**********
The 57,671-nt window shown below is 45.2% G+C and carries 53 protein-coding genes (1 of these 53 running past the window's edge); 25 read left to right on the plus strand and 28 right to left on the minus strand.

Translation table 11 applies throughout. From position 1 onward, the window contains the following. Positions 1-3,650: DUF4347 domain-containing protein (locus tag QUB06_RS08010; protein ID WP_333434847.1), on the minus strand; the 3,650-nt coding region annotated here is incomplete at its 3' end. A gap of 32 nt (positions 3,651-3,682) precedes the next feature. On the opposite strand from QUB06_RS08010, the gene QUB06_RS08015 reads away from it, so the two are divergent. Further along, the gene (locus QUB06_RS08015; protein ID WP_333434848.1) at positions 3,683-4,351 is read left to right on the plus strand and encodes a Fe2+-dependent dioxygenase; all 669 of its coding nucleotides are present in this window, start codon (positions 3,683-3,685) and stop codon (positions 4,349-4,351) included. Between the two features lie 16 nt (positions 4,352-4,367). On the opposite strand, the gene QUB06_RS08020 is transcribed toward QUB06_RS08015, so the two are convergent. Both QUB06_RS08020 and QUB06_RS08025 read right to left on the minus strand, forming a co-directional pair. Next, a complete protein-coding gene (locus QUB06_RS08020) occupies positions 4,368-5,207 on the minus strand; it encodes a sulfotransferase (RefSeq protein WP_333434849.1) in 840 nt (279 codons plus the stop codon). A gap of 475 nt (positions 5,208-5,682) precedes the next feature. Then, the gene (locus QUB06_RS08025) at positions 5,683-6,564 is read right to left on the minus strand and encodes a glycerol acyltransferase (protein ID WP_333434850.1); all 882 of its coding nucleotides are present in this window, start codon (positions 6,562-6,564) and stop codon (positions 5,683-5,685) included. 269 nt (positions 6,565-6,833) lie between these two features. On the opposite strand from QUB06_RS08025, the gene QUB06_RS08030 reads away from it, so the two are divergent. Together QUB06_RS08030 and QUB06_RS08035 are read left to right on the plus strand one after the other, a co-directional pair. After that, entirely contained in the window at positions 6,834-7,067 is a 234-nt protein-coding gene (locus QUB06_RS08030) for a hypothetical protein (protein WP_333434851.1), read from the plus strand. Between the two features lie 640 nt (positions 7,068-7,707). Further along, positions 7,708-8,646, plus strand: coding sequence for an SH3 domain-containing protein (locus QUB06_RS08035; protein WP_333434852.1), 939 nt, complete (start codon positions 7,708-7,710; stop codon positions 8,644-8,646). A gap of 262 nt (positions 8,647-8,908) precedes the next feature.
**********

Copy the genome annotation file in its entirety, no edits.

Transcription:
The 57,671-nt window shown below is 45.2% G+C and carries 53 protein-coding genes (1 of these 53 running past the window's edge); 25 read left to right on the plus strand and 28 right to left on the minus strand.

Translation table 11 applies throughout. From position 1 onward, the window contains the following. Positions 1-3,650: DUF4347 domain-containing protein (locus tag QUB06_RS08010; protein ID WP_333434847.1), on the minus strand; the 3,650-nt coding region annotated here is incomplete at its 3' end. A gap of 32 nt (positions 3,651-3,682) precedes the next feature. On the opposite strand from QUB06_RS08010, the gene QUB06_RS08015 reads away from it, so the two are divergent. Further along, the gene (locus QUB06_RS08015; protein ID WP_333434848.1) at positions 3,683-4,351 is read left to right on the plus strand and encodes a Fe2+-dependent dioxygenase; all 669 of its coding nucleotides are present in this window, start codon (positions 3,683-3,685) and stop codon (positions 4,349-4,351) included. Between the two features lie 16 nt (positions 4,352-4,367). On the opposite strand, the gene QUB06_RS08020 is transcribed toward QUB06_RS08015, so the two are convergent. Both QUB06_RS08020 and QUB06_RS08025 read right to left on the minus strand, forming a co-directional pair. Next, a complete protein-coding gene (locus QUB06_RS08020) occupies positions 4,368-5,207 on the minus strand; it encodes a sulfotransferase (RefSeq protein WP_333434849.1) in 840 nt (279 codons plus the stop codon). A gap of 475 nt (positions 5,208-5,682) precedes the next feature. Then, the gene (locus QUB06_RS08025) at positions 5,683-6,564 is read right to left on the minus strand and encodes a glycerol acyltransferase (protein ID WP_333434850.1); all 882 of its coding nucleotides are present in this window, start codon (positions 6,562-6,564) and stop codon (positions 5,683-5,685) included. 269 nt (positions 6,565-6,833) lie between these two features. On the opposite strand from QUB06_RS08025, the gene QUB06_RS08030 reads away from it, so the two are divergent. Together QUB06_RS08030 and QUB06_RS08035 are read left to right on the plus strand one after the other, a co-directional pair. After that, entirely contained in the window at positions 6,834-7,067 is a 234-nt protein-coding gene (locus QUB06_RS08030) for a hypothetical protein (protein WP_333434851.1), read from the plus strand. Between the two features lie 640 nt (positions 7,068-7,707). Further along, positions 7,708-8,646, plus strand: coding sequence for an SH3 domain-containing protein (locus QUB06_RS08035; protein WP_333434852.1), 939 nt, complete (start codon positions 7,708-7,710; stop codon positions 8,644-8,646). A gap of 262 nt (positions 8,647-8,908) precedes the next feature.